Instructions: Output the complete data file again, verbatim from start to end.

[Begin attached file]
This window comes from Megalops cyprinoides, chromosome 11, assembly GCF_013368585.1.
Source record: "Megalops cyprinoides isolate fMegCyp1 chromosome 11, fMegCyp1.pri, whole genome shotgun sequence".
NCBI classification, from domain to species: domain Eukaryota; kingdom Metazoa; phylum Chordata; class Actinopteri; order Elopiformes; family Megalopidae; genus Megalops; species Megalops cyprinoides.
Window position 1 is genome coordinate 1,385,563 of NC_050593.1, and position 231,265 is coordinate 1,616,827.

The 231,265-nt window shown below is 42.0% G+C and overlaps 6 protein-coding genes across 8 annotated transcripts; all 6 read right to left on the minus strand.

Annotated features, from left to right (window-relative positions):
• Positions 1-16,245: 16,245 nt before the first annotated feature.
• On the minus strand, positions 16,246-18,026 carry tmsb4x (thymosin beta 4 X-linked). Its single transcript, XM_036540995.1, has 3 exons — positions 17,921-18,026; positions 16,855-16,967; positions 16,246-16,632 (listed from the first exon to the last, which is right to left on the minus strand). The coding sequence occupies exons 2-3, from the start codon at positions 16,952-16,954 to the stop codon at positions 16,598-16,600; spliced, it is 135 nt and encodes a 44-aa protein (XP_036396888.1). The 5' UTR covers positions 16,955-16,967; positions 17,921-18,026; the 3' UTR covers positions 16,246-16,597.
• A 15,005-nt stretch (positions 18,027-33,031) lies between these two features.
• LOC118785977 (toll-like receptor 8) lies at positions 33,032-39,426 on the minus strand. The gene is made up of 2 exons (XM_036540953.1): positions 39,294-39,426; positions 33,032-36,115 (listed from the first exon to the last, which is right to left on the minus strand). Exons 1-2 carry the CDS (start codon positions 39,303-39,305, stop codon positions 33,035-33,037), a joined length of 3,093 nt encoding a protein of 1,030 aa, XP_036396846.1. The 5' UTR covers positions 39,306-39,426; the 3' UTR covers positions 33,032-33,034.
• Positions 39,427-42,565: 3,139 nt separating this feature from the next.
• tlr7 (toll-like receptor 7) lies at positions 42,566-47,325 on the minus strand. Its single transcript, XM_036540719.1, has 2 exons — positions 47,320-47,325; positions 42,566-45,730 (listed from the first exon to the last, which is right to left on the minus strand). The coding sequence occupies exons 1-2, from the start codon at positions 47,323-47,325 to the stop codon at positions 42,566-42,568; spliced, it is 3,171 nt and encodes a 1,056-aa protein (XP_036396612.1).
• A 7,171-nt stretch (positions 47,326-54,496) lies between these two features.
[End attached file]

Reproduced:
This window comes from Megalops cyprinoides, chromosome 11, assembly GCF_013368585.1.
Source record: "Megalops cyprinoides isolate fMegCyp1 chromosome 11, fMegCyp1.pri, whole genome shotgun sequence".
NCBI classification, from domain to species: domain Eukaryota; kingdom Metazoa; phylum Chordata; class Actinopteri; order Elopiformes; family Megalopidae; genus Megalops; species Megalops cyprinoides.
Window position 1 is genome coordinate 1,385,563 of NC_050593.1, and position 231,265 is coordinate 1,616,827.

The 231,265-nt window shown below is 42.0% G+C and overlaps 6 protein-coding genes across 8 annotated transcripts; all 6 read right to left on the minus strand.

Annotated features, from left to right (window-relative positions):
• Positions 1-16,245: 16,245 nt before the first annotated feature.
• On the minus strand, positions 16,246-18,026 carry tmsb4x (thymosin beta 4 X-linked). Its single transcript, XM_036540995.1, has 3 exons — positions 17,921-18,026; positions 16,855-16,967; positions 16,246-16,632 (listed from the first exon to the last, which is right to left on the minus strand). The coding sequence occupies exons 2-3, from the start codon at positions 16,952-16,954 to the stop codon at positions 16,598-16,600; spliced, it is 135 nt and encodes a 44-aa protein (XP_036396888.1). The 5' UTR covers positions 16,955-16,967; positions 17,921-18,026; the 3' UTR covers positions 16,246-16,597.
• A 15,005-nt stretch (positions 18,027-33,031) lies between these two features.
• LOC118785977 (toll-like receptor 8) lies at positions 33,032-39,426 on the minus strand. The gene is made up of 2 exons (XM_036540953.1): positions 39,294-39,426; positions 33,032-36,115 (listed from the first exon to the last, which is right to left on the minus strand). Exons 1-2 carry the CDS (start codon positions 39,303-39,305, stop codon positions 33,035-33,037), a joined length of 3,093 nt encoding a protein of 1,030 aa, XP_036396846.1. The 5' UTR covers positions 39,306-39,426; the 3' UTR covers positions 33,032-33,034.
• Positions 39,427-42,565: 3,139 nt separating this feature from the next.
• tlr7 (toll-like receptor 7) lies at positions 42,566-47,325 on the minus strand. Its single transcript, XM_036540719.1, has 2 exons — positions 47,320-47,325; positions 42,566-45,730 (listed from the first exon to the last, which is right to left on the minus strand). The coding sequence occupies exons 1-2, from the start codon at positions 47,323-47,325 to the stop codon at positions 42,566-42,568; spliced, it is 3,171 nt and encodes a 1,056-aa protein (XP_036396612.1).
• A 7,171-nt stretch (positions 47,326-54,496) lies between these two features.